Writer: Si Foster and Ben Engelen
Director: Chantelle Nolan
Reviewer: Robin Winters
Over the past five years the pantomimes at St Helens Theatre Royal has consistently been one of the best in the region and this year’s production of Snow White continues that trend, while it may not be as tight as last years production of Aladdin, it still brings excellent value for money and keeps bringing new and innovate ways of making the pantomime tradition fresh and exciting.
Director Chantelle Nolan has gathered a very strong cast for this year’s panto, in the titular role Lucy Jo Hudson best known for her stint on Coronation Street and Wild at Heart proves to be the perfect princess, with a very sweet and colourful singing voice. St Helens’ resident dame Si Foster goes from the good side to the bad as he generates boos aplenty as the Evil Queen Camilla, Jack Rigby makes a dashing prince charming although arguably looks more princely on the promo pictures than with his Beckham-esque Alice-banded locks. Richard Hazlewood straddles the line brilliantly between good and bad as Herman the Henchman and Johnny Vegas makes a splash albeit recorded as the Magic Mirror.
No production of Snow White would be complete without the inclusion of seven dwarfs, some companies go for children in costumes, others have opted for dancers performing on their knees but The Theatre Royal have gone full-on traditional and brought in a team of professional dwarfs which adds a real air of authenticity to proceedings. Josh Bennett (Grumpy), Sarah Bennett (Prof), James Lusted (Cheeky), Charlotte Lyons (Blusher), Pete Sunter (Sniffly), Lucy Blenkiron (Snoozy) and Danny Blackner (Loopy) help to bring the magic of the tale to life with Lusted’s Cheeky really standing out.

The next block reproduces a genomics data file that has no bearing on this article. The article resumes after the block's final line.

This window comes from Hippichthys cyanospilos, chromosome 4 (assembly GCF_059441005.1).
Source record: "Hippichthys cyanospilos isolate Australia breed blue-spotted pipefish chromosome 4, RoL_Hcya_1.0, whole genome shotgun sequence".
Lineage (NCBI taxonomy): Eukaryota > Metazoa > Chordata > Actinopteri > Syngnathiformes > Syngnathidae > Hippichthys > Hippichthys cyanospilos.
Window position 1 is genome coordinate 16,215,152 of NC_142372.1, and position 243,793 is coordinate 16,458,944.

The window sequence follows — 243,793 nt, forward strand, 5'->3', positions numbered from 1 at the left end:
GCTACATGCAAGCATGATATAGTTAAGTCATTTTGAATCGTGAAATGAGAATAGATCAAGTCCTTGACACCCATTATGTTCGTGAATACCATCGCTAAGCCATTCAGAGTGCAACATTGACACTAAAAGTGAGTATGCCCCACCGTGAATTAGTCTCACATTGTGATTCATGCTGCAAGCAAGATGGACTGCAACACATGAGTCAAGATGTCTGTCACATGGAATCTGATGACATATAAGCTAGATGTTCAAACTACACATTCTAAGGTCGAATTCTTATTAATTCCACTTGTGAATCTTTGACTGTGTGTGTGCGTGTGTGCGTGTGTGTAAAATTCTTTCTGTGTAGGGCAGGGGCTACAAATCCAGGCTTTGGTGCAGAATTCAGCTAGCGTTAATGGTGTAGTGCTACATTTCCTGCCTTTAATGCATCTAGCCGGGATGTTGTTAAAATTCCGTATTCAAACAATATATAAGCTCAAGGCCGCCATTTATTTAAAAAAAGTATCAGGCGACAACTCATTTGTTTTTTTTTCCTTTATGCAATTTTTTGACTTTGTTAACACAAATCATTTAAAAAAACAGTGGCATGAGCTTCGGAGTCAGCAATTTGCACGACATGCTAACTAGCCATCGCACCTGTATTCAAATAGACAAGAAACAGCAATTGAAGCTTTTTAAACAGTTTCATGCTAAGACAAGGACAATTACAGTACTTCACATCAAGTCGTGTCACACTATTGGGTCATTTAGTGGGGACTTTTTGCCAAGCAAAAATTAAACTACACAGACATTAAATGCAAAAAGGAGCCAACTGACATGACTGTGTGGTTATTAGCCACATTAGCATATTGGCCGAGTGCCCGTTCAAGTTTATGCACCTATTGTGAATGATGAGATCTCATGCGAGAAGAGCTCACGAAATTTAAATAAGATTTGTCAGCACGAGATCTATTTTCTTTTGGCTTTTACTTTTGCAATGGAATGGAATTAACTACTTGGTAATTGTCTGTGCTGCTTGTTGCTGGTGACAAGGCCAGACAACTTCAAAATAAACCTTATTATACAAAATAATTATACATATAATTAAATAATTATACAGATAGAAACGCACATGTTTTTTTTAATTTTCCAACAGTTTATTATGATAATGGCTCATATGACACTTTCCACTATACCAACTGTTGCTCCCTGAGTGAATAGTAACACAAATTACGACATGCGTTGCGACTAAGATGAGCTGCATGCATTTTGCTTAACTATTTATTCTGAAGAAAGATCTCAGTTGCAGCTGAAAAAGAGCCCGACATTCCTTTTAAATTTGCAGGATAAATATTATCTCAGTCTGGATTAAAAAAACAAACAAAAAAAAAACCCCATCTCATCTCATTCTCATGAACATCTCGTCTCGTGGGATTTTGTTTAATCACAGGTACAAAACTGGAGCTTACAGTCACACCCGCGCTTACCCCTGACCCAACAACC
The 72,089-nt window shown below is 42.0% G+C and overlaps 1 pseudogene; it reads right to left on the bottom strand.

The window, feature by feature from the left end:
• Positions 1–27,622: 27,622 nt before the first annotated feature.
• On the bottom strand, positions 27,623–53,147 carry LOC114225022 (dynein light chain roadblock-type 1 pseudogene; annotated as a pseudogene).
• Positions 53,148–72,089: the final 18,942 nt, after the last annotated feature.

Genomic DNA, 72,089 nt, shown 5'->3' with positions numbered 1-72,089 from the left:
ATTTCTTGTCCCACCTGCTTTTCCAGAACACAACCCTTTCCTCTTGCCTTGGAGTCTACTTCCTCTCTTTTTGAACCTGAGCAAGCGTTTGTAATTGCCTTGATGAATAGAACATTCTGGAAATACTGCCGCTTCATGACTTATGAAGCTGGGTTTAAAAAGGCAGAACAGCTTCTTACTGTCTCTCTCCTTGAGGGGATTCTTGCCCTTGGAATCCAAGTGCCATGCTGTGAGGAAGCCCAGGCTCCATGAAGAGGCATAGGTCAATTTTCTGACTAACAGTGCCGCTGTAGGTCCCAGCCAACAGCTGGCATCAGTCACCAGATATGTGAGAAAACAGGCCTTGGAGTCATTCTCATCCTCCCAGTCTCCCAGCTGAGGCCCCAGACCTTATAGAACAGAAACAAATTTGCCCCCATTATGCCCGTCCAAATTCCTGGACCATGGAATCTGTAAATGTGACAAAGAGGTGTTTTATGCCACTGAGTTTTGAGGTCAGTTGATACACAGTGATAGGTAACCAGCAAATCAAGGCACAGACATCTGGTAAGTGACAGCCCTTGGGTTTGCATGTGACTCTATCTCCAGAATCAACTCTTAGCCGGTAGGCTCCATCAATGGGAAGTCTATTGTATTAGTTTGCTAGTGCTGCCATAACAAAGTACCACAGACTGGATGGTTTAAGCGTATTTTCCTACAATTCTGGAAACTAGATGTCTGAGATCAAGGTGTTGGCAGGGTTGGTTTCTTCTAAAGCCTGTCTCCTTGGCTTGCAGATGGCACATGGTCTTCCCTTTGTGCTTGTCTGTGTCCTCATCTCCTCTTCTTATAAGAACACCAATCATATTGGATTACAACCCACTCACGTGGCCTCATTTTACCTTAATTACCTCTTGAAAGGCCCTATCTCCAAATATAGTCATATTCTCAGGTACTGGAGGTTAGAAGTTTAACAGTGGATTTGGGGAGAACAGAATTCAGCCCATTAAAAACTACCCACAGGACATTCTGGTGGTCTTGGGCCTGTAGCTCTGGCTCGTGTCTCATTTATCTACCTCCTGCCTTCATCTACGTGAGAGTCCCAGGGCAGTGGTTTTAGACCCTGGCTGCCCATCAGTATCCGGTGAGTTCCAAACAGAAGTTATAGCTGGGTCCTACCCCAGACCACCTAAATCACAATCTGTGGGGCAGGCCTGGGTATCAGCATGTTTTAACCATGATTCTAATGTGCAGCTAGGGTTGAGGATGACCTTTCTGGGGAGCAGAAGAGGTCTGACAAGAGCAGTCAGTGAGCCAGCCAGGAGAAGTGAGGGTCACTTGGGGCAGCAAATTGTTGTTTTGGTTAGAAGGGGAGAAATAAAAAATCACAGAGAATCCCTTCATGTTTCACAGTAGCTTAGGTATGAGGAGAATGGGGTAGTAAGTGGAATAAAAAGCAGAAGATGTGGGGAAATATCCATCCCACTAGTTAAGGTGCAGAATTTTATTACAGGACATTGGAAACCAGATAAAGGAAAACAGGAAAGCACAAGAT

However, the show really belongs to Lewis Devine who is superbly entertaining and provides more on-stage energy than a Duracell bunny on heat, he has the audience eating out of the palms of his hands, to be making his pantomime debut with such a strong and confident performance is breathtaking and one hopes we will see more of him in panto seasons in the future.
This year’s panto is jointly written by Si Foster and Ben Engelen and on the whole it’s a tightly packed panto with plenty of laughs and gags, it must be said that some of the references may be a little too old for a family audience but that’s a little niggle in an otherwise enjoyable script.
Director Nolan ensures that the running time is a tight two hours, which means the audience’s attention never waivers and this year provides us with one of the best Ghost Bench/3D Scene hybrids this reviewer has ever seen – hearing 100s of school children scream as a spider comes shooting towards them is a brilliant spectacle in itself.
With a whole host of dazzling new costumes and engaging choreography from Nazene Danielle Langford St Helen’s has once again found a winning formula for a fantastic festive experience.
Runs until 14th January 2018 | Image: David Munn